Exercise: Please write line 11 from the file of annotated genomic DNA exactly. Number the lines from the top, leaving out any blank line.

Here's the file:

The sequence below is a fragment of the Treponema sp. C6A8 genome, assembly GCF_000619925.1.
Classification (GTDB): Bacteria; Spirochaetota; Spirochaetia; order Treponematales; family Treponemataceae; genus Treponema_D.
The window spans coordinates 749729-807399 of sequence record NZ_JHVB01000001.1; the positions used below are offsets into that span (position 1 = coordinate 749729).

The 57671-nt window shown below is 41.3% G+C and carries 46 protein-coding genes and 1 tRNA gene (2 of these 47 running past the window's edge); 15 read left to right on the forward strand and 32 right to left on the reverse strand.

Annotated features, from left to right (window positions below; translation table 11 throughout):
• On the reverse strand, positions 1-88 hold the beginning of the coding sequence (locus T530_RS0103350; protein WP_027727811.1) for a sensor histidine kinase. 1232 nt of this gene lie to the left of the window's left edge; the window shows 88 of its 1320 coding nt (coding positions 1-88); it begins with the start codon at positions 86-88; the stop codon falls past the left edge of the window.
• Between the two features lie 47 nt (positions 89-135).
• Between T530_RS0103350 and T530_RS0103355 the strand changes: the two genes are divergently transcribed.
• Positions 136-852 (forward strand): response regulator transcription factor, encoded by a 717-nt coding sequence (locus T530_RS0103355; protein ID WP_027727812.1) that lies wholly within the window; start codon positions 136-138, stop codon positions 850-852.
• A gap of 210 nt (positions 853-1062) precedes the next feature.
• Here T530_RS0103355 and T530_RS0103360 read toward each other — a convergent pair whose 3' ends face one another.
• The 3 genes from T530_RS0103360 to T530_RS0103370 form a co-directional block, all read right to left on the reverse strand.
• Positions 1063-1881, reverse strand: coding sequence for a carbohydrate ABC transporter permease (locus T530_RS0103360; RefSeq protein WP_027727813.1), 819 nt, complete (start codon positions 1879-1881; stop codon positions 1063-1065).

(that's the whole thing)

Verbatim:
• Here T530_RS0103355 and T530_RS0103360 read toward each other — a convergent pair whose 3' ends face one another.